THE LAKERS RETURN $4.6 MILLION intended for small business

A lot of teams and GM’s have a strong distaste for the Lakers due to their “unearned” advantages, most of them derived from the fact they are in Los Angeles. Don’t draft particularly well, have significant front office instability with Magic and Pelinka, and still get LeBron and AD? Drives other GM’s crazy. 

One of the most significant advantages the Lakers have is money. Their local TV deal and brand recognition make them the most profitable NBA team (or one of the most profitable ones.) As Brian Windhorst shared, he got his hands on the full NBA financial reports for the’ 16/’17 NBA season. According to those reports, the Lakers made $115 million that season. To remind you, the ‘16/’17 Lakers finished the season with a 26 – 56 record and didn’t have a single star on the roster. The following season LeBron decided to join the team, improving their record and surely their balance sheet. 

You’d think that that would mean the Lakers are at the top of spending on team facilities etc. Actually, Lakers are known to have one of the smallest front offices (analytics, scouting, sports science) and don’t pay top dollar to their employees. In a way, it makes sense. They don’t need to pay top dollar – you get to work in LA. So you have the most profitable team that doesn’t spend a lot where there is no salary cap; surely, the Buss family and partners are doing fine.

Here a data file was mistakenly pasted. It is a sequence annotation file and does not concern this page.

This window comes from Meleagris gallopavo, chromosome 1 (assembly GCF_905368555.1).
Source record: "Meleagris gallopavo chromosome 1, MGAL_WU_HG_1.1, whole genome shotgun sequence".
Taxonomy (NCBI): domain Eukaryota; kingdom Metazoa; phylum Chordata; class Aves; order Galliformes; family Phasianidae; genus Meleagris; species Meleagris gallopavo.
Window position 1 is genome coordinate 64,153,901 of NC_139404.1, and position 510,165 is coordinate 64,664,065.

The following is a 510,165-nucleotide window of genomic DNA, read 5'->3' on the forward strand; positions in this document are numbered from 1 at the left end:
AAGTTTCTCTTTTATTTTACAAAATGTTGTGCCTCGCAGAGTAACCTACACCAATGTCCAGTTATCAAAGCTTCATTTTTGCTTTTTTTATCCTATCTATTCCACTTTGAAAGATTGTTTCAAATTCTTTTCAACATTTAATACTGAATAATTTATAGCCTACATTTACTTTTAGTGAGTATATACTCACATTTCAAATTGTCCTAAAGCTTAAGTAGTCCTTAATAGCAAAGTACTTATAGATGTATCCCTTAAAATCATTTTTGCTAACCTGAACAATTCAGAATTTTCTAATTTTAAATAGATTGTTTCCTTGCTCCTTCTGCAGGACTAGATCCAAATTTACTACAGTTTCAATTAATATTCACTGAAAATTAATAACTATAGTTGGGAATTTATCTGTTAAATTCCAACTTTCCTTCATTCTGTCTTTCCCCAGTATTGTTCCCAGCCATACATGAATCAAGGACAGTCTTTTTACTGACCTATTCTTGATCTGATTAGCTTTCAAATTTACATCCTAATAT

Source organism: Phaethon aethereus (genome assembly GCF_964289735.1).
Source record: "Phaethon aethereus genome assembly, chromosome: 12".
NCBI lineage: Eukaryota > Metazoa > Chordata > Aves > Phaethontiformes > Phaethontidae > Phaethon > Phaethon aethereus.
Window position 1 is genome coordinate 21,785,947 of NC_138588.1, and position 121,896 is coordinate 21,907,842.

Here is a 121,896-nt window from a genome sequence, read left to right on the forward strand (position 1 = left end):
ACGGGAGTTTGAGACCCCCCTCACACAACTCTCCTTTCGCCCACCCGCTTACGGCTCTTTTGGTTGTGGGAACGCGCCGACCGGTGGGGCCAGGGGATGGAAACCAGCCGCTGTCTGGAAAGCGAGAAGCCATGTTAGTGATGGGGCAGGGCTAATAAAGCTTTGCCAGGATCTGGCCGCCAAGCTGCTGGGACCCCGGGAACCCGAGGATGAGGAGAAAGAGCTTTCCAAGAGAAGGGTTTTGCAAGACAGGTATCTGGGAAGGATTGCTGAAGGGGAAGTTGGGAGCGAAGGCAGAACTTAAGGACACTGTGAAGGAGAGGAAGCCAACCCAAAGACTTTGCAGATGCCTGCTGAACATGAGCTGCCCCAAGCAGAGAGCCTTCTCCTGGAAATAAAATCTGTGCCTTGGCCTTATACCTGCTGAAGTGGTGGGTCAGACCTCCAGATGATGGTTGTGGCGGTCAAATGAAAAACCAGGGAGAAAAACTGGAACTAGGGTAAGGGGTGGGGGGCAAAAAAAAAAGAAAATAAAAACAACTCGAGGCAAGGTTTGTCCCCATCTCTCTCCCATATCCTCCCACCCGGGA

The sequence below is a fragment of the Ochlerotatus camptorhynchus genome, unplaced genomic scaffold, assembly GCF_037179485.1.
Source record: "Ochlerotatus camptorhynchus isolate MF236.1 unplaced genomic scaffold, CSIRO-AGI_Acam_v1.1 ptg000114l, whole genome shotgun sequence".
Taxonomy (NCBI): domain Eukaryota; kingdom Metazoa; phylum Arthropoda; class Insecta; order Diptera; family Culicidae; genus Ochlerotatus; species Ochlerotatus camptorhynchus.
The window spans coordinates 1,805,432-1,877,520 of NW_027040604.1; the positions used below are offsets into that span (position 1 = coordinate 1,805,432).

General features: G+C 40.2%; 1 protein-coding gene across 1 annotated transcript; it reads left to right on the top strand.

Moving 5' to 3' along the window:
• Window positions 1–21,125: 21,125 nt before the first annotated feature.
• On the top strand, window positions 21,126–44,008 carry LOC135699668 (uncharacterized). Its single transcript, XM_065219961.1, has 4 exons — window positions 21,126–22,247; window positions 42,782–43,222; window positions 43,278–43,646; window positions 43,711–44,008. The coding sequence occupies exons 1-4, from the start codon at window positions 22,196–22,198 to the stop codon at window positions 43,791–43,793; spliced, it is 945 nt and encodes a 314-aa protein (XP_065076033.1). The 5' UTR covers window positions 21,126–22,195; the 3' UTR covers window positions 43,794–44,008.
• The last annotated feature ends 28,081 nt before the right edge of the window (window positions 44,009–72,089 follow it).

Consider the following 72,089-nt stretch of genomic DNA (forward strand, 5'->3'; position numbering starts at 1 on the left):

“The NBA’s marquee franchise applied for and received a $4.6 million loan from the Small Business Administration Paycheck Protection Program during the first round of funding earlier this month.”

LA Lakers, via ESPN

The Lakers joined Shake Shack and AutoNation on the shameful list of companies valued at billions who applied and got money intended to go to struggling small businesses, only to return it after public pressure. Alongside the Buss family, the Lakers part-owners include three billionaire minority partners — Philip Anschutz, Patrick Soon-Shiong, and Ed Roski Jr.

According to the Lakers, “we found out the funds from the program had been depleted, we repaid the loan so that financial support would be directed to those most in need. The Lakers remain completely committed to supporting both our employees and our community.

The biggest question here is how is it possible for such business entities to qualify for this program, but that’s a discussion to be had on different news outlets. We can only conclude the parameters need some fine-tuning. When it comes to their commitment to supporting their community, you’d think not using loopholes would be an excellent way to start.